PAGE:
Profit-driven sustainability: The market forces behind ESG compliance

Mariana Restrepo Carvajal // 23 August 2023

Politicians often forget that it is profit that drives firms in a society built upon the tangible benefits of capitalism, and that it is the pursuit of profit that will lead companies to adopt sustainable environmental, social, and governmental (ESG) practices. Hence, due to this misunderstanding of market dynamics, in recent years, as the race against climate change intensifies, governments have imposed mandatory ESG regulations and reporting obligations for companies. Unfortunately, these end up harming financial performance, stifling innovation, and negatively impacting consumers.

More than 200 years ago, Adam Smith wrote, ‘There is one and only one social responsibility of business – to use its resources and engage in activities designed to increase its profits’, and this timeless statement holds more relevance now than ever. The economist highlighted the idea that the collective pursuit of individual interests would ultimately lead to the optimisation of society’s well-being. Markets function not because of the goodwill of enterprises or citizens but rather of the pursuit of their self-interest, which, in simplistic terms, leads to a reduction in production costs and the development of new and better products that satisfy society’s needs.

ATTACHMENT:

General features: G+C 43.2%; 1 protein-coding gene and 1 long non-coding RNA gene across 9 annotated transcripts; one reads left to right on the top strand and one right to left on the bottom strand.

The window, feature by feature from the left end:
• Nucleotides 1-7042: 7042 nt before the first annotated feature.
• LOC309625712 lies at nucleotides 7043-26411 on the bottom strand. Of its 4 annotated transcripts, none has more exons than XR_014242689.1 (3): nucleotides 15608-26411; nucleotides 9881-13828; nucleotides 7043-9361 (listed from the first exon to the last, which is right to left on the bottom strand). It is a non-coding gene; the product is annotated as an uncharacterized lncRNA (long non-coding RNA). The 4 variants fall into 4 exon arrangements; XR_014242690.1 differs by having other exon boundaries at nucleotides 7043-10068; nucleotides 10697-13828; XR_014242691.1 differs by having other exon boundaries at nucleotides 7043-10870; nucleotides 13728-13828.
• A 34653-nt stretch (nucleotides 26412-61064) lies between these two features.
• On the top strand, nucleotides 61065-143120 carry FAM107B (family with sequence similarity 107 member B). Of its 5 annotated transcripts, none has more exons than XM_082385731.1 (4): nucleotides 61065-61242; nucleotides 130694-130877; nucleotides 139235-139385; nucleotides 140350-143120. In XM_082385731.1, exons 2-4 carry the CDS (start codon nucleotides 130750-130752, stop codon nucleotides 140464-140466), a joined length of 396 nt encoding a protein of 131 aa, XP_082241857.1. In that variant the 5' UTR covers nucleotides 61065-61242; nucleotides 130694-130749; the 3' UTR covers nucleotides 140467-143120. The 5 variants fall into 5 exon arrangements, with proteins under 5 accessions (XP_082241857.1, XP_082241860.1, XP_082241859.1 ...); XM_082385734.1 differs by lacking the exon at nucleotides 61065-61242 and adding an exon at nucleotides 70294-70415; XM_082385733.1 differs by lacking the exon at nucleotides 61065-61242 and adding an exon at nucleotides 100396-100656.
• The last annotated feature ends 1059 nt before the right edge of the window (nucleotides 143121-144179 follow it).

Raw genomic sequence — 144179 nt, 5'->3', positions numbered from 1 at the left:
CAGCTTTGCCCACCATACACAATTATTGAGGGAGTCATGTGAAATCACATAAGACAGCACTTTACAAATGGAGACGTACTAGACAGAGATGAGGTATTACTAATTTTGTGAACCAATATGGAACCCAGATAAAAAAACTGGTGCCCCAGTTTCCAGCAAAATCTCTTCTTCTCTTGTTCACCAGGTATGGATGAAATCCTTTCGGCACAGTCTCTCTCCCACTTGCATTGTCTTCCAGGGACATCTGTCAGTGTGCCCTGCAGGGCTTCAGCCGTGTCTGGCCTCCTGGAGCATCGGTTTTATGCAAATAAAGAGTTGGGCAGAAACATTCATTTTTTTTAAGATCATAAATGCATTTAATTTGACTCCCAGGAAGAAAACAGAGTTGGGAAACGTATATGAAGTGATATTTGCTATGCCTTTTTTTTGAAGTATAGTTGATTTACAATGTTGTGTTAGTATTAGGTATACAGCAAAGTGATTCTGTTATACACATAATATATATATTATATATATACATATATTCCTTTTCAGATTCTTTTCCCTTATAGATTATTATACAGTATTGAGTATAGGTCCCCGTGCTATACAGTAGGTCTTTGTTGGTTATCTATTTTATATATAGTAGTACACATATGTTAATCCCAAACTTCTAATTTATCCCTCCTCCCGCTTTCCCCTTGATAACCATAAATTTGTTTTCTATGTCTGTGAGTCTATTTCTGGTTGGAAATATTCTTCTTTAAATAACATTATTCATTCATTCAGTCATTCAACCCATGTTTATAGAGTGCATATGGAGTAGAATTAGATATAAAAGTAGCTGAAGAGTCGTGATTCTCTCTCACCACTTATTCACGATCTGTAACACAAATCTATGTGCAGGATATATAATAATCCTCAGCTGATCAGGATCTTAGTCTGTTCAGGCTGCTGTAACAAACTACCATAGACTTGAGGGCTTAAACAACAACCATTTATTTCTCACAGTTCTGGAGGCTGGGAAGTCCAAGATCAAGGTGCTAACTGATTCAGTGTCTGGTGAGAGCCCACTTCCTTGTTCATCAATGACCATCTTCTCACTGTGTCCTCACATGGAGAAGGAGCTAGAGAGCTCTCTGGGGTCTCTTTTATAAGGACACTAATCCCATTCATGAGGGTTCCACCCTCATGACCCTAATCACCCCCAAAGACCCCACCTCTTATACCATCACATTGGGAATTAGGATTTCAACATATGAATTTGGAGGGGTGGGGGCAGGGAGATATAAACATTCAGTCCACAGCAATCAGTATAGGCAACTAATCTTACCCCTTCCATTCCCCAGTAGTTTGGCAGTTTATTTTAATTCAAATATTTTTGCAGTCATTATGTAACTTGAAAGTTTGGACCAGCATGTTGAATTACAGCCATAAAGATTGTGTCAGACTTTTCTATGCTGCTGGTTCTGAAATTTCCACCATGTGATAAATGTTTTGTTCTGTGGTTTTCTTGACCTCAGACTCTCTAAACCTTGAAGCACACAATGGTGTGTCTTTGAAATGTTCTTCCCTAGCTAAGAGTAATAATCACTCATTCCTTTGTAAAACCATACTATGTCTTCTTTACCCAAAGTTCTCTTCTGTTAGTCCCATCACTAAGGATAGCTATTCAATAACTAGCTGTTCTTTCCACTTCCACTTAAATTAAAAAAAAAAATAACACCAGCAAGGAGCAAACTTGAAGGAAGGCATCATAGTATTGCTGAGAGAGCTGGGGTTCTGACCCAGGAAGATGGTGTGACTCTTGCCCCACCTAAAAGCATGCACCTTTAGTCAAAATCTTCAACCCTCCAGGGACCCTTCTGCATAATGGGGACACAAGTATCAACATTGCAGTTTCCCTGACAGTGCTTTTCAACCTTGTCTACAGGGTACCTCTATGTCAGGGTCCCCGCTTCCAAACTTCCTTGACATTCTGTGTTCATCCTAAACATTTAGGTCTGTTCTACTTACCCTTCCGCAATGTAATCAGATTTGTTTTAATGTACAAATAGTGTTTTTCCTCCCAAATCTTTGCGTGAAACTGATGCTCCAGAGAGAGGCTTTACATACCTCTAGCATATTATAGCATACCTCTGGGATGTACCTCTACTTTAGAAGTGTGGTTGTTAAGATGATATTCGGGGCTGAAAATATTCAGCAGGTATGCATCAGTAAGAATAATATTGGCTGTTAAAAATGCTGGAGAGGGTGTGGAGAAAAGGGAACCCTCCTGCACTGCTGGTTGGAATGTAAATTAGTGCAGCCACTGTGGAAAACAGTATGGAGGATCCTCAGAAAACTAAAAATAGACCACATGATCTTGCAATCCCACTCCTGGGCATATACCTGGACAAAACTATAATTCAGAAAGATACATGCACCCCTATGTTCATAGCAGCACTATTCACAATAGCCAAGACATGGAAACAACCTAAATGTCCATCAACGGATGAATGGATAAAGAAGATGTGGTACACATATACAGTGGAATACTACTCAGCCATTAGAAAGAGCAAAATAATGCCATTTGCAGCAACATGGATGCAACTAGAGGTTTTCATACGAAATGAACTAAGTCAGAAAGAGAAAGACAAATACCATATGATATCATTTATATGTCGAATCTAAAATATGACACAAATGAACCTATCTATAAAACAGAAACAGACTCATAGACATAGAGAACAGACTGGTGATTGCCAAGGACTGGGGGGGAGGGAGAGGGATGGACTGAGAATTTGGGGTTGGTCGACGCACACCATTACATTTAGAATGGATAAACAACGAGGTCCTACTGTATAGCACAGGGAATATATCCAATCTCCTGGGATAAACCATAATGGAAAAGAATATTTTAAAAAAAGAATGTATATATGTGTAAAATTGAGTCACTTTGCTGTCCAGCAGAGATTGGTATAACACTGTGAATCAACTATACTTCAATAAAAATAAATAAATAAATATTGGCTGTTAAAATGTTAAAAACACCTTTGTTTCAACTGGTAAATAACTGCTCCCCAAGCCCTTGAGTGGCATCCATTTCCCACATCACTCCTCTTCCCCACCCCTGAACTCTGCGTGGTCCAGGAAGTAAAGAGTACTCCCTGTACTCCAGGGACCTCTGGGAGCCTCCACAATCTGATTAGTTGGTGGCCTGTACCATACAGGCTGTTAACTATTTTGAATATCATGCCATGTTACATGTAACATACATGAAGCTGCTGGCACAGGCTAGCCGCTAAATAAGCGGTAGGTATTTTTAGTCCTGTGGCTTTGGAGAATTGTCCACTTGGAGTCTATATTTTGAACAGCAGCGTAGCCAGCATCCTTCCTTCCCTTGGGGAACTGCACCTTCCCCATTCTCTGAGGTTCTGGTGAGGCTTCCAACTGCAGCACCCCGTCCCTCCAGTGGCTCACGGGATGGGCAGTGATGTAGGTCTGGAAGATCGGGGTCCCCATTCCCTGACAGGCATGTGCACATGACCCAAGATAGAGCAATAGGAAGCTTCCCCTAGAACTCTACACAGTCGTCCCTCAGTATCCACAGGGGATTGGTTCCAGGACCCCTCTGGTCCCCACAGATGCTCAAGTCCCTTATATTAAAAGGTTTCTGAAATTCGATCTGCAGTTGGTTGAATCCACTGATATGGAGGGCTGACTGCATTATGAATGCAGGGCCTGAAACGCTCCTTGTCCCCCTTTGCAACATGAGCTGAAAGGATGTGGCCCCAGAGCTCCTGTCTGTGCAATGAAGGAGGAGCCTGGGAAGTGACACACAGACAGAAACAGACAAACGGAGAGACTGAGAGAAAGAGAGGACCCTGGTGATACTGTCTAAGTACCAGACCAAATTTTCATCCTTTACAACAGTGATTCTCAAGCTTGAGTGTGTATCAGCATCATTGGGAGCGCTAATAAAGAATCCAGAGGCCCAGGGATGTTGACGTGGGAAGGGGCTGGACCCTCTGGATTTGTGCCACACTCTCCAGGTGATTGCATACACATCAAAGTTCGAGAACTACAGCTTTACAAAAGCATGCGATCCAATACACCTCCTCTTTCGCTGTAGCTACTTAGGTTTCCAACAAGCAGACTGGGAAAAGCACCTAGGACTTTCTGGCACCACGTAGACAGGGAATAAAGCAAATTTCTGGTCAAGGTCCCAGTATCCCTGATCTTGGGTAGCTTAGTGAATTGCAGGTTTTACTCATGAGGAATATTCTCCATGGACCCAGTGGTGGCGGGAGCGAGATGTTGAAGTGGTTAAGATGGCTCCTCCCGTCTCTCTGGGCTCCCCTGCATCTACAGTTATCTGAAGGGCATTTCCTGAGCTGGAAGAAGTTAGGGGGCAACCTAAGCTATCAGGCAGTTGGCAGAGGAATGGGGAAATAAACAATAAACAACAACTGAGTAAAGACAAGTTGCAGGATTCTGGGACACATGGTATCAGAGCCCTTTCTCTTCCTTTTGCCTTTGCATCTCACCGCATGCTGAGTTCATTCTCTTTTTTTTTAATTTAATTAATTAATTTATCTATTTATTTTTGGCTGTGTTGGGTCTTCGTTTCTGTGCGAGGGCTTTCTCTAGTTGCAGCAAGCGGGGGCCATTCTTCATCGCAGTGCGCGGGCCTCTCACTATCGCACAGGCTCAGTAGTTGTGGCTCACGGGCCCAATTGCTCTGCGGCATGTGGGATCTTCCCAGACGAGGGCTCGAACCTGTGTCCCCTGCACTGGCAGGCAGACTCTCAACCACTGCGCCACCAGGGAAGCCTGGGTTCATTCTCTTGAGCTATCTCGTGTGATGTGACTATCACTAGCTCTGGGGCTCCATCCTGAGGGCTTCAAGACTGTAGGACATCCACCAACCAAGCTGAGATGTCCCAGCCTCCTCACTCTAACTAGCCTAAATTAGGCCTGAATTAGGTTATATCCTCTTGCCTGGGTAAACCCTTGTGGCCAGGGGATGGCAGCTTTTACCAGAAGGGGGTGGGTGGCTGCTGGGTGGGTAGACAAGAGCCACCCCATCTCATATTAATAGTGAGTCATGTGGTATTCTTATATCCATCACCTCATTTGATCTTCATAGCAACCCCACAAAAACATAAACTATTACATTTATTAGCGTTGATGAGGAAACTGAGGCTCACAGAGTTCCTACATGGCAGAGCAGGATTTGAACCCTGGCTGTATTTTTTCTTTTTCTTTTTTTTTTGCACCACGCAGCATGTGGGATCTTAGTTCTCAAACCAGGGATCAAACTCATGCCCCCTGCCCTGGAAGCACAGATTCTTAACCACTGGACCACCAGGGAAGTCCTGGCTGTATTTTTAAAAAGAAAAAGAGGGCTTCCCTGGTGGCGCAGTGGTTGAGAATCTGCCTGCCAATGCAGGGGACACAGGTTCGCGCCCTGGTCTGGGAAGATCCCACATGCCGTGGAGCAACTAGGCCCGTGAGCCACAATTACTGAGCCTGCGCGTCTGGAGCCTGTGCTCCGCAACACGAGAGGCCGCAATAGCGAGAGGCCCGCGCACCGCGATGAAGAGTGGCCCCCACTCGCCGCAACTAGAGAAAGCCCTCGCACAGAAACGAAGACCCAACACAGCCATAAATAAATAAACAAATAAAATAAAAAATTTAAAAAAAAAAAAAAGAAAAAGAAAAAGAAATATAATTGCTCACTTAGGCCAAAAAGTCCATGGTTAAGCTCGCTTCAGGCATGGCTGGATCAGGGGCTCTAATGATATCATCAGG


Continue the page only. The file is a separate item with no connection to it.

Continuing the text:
Seeing profit-driven firms as evil organisations and implementing mandatory ESG reporting derives from a misunderstanding of the functioning of our market economy and can have devastating consequences. In a free-market economy, companies face two different forces that guide their decisions: costs and consumer preferences; in today’s world, both push businesses towards voluntary ESG compliance.

First off, consumers are increasingly concerned about environmental and social issues and take this into account in their daily decisions. It’s not just talk either; a study conducted by the European Investment Bank showed that 45 per cent of Europeans consider climate change when they choose their bank, 67 per cent say that they consider it when choosing their holiday plans, and 67 per cent say that they would only buy a hybrid/electric vehicle.

More importantly, companies are noticing this shift in consumer behaviour. A recent study conducted by McKinsey showed that products that claim to be ESG-responsible have seen an average of 28 per cent cumulative growth in their sales over the past five years in comparison to just 20 per cent for products that do not. Hence, in a competitive market, companies will be pressured by consumer preferences to become more environmentally and socially sustainable in order to maximise their profits.

Then, we have the other primary market force: costs. One of the industries that concerns ESG activists the most is energy, due to its negative impact on climate change. For the past decades, governments all over the world have intervened in the market to incentivise the use of renewable energies, but despite efforts, in February 2021, the UN submitted a report stating that the world was not on track to meet the Paris Agreement energy goals.